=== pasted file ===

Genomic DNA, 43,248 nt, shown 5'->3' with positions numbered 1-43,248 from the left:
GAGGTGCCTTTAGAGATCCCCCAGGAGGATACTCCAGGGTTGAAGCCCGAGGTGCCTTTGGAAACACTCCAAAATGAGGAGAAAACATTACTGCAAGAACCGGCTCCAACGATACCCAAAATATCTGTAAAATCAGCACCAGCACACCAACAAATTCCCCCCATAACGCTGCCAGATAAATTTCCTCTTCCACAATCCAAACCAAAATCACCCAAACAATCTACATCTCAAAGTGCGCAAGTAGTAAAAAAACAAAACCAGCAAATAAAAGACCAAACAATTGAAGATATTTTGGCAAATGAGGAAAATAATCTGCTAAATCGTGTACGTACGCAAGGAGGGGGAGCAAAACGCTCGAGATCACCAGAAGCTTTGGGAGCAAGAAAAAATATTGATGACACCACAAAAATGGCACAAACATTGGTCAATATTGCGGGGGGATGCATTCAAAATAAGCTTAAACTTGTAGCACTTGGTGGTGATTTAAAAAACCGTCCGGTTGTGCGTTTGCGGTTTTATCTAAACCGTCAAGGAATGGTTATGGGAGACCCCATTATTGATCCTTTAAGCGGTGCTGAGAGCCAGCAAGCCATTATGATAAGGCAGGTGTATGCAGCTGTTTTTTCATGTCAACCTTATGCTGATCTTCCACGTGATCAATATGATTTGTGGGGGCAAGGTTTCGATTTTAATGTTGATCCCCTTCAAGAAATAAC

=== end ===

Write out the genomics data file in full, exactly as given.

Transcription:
Genomic DNA, 43,248 nt, shown 5'->3' with positions numbered 1-43,248 from the left:
GAGGTGCCTTTAGAGATCCCCCAGGAGGATACTCCAGGGTTGAAGCCCGAGGTGCCTTTGGAAACACTCCAAAATGAGGAGAAAACATTACTGCAAGAACCGGCTCCAACGATACCCAAAATATCTGTAAAATCAGCACCAGCACACCAACAAATTCCCCCCATAACGCTGCCAGATAAATTTCCTCTTCCACAATCCAAACCAAAATCACCCAAACAATCTACATCTCAAAGTGCGCAAGTAGTAAAAAAACAAAACCAGCAAATAAAAGACCAAACAATTGAAGATATTTTGGCAAATGAGGAAAATAATCTGCTAAATCGTGTACGTACGCAAGGAGGGGGAGCAAAACGCTCGAGATCACCAGAAGCTTTGGGAGCAAGAAAAAATATTGATGACACCACAAAAATGGCACAAACATTGGTCAATATTGCGGGGGGATGCATTCAAAATAAGCTTAAACTTGTAGCACTTGGTGGTGATTTAAAAAACCGTCCGGTTGTGCGTTTGCGGTTTTATCTAAACCGTCAAGGAATGGTTATGGGAGACCCCATTATTGATCCTTTAAGCGGTGCTGAGAGCCAGCAAGCCATTATGATAAGGCAGGTGTATGCAGCTGTTTTTTCATGTCAACCTTATGCTGATCTTCCACGTGATCAATATGATTTGTGGGGGCAAGGTTTCGATTTTAATGTTGATCCCCTTCAAGAAATAAC